Whether you are looking for acquisitions or are considering selling a business to a strategic, understanding the driving interests of corporations is critical. Often the CFO is one of the lynchpins in deciding whether or not an M&A transaction is desirable for the strategic acquirer. Drinker Biddle and the CFO Alliance recently released the results of their Q2 2013 CFO Pulse Survey, offering insight into how CFOs from around the country are thinking about their businesses.
The survey revealed that there is a primary focus on increasing revenues and growth in both existing and new markets. Also, many CFOs are seeking partners with experience and specialization. According to Nick Araco, CEO and President of CFO Alliance, “It is an interesting time to be a CFO.” He continued, “During the first half of the year, nearly 90% of our members were focused on driving top line performance and increasing revenues, market shares, and profitability.” 23% are considering M&A opportunities.
While the focus on healthy growth is not surprising — especially as uncertainty lingers — Araco was surprised that, “many conversations were also centered on what a company already owned — fixed assets, revenue streams, and the areas of strongest performance. CFOs and other C-level execs appear focused on capitalizing on these areas of strong performance to improve revenue performance.” In other words, growth is not to be achieved by any means necessary.
Given these specific focuses, Araco explained, “The best way to approach a CFO is to open with two questions: ‘what are you proud of today? And what is keeping you up at night?’” He continued, “If you can begin a dialogue that way and ask those two important questions, you get a better sense of the desired end game. Even if it is not a transaction today, it could mean a joint venture or co-investments in organic growth.”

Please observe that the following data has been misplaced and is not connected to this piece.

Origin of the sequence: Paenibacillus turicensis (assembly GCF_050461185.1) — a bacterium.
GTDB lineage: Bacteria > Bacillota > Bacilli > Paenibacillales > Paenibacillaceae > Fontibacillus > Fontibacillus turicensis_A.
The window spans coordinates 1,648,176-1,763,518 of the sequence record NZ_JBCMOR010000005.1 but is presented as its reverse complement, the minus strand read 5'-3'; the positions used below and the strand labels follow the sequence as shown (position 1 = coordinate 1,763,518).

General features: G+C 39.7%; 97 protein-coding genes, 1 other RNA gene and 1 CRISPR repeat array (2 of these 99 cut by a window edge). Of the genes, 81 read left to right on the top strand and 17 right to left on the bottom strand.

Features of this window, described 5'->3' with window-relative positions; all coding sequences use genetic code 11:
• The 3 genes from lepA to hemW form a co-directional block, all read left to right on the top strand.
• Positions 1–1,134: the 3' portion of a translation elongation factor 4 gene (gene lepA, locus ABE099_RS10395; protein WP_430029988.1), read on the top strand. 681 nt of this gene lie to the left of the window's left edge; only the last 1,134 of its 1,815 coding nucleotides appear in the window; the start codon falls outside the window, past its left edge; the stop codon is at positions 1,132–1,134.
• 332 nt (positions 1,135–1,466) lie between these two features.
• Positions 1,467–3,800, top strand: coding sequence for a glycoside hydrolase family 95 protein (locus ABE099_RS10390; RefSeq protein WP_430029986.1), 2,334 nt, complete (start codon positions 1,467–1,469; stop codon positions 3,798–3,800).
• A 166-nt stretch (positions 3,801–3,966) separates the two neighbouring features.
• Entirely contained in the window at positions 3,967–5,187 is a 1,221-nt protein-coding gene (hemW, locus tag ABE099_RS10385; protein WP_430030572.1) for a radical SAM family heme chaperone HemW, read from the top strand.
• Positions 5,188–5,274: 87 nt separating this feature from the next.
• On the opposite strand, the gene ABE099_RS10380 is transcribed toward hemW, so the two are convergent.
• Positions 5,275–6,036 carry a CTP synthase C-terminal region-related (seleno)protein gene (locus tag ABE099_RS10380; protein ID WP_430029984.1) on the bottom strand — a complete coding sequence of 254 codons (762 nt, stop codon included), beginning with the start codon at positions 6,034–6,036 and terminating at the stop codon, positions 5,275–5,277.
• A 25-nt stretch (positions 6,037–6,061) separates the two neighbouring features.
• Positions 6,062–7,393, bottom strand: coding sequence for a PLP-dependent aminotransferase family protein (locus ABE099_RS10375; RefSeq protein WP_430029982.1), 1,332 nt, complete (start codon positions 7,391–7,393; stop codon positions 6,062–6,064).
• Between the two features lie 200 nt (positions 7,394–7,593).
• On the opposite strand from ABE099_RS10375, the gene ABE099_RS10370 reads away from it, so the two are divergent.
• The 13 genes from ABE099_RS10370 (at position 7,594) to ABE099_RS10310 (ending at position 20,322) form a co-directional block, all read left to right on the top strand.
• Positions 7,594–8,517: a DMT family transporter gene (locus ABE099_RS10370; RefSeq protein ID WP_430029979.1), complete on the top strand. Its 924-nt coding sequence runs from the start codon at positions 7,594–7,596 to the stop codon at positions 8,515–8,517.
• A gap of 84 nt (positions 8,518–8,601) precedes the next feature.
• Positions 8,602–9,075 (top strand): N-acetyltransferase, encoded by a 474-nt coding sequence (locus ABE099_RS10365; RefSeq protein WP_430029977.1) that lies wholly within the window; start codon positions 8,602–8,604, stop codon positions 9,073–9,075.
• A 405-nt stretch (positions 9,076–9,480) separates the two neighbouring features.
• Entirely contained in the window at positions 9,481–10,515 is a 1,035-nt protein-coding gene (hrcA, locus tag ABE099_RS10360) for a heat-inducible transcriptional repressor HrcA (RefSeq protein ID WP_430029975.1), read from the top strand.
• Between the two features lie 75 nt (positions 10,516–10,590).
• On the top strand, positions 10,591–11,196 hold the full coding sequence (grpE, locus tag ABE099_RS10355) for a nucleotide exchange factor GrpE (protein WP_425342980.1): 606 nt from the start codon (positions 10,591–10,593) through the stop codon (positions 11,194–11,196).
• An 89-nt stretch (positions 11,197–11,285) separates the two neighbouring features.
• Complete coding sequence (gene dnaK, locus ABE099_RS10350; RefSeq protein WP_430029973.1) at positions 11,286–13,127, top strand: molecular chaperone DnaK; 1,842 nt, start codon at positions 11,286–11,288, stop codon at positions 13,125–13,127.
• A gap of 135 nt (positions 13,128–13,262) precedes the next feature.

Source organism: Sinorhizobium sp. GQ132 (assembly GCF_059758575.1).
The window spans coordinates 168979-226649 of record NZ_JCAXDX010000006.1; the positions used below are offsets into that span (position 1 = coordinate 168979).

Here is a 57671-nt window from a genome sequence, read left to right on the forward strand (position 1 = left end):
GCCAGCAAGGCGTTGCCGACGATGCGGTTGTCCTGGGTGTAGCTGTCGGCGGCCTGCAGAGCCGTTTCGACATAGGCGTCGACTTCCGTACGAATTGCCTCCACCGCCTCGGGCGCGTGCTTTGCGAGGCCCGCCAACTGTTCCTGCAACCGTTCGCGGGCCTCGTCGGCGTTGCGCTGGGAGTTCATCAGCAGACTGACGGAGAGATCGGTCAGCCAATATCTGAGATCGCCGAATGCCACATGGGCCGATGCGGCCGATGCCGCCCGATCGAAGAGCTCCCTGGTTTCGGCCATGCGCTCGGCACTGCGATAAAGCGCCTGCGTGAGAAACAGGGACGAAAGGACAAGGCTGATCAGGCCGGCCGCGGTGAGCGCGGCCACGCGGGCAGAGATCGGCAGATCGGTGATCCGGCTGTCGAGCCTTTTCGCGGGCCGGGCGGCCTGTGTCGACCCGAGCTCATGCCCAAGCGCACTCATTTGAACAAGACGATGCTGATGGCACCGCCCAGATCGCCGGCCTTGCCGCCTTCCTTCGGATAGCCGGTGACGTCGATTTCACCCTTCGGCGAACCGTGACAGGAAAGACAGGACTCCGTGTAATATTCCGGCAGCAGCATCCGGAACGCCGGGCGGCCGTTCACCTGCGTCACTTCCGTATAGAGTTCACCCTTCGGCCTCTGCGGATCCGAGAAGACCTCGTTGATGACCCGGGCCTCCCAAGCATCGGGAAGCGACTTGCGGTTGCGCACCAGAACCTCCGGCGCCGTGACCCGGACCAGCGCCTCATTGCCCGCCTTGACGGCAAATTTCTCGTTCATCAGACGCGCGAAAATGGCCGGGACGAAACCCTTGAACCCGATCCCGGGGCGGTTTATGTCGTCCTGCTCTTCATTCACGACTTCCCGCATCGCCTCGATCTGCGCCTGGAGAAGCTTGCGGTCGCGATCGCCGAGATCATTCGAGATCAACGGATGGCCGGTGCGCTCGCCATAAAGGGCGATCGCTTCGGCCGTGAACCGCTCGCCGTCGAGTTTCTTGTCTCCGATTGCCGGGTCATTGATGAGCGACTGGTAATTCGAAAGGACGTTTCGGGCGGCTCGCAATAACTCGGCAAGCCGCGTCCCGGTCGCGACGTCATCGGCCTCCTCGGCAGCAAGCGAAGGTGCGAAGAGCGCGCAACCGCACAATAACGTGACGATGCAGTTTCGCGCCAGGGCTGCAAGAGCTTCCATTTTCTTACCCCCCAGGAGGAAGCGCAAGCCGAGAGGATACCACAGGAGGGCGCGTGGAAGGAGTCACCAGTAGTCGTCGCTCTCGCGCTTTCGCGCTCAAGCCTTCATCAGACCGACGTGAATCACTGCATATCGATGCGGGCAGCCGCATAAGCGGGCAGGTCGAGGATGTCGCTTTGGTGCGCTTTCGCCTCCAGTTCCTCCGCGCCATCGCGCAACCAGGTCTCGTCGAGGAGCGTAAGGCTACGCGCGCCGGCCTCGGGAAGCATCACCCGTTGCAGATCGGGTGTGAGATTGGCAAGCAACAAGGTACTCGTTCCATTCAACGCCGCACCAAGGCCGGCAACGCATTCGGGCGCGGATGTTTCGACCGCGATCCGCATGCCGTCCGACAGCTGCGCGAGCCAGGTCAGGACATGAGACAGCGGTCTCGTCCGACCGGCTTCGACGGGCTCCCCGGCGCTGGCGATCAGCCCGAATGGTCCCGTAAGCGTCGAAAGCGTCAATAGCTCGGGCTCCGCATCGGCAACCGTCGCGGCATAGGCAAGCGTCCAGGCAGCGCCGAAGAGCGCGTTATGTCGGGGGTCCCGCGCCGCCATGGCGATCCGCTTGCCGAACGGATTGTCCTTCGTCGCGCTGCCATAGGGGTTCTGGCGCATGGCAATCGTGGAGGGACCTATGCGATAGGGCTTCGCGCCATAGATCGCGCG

Member Benjamin Gerut of Kuzari Group recently made similar comments, talking about the importance of collaborating and partnering with business owners. “I really believe that most of these retiring entrepreneurs want more than a simple check; they want a real transition with real mentorship…they want succession,” he explained. “Operating partners at large caps are often seen as less significant to overall investment performance, but in the middle and certainly the lower-market, they are truly the head of the spear.”
Of the respondents, 23% were considering M&A as a serious growth strategy. Greater priority lay with increasing market share or diversifying customers and products. However, M&A and increasing market share are not mutually exclusive; a well-executed, strategic acquisition can both increase market share and product diversification, and could be a good place to guide a conversation.
When speaking with a CFO, either as a target or as a potential exit opportunity, it is better to initiate a conversation around the ways you can solve their challenges. Since 38% of CFOs believe they do not have the right people, processes, and technology to achieve their desired growth strategy, positioning your experience and your firm as the experts in the area will likely make for warmer introductions.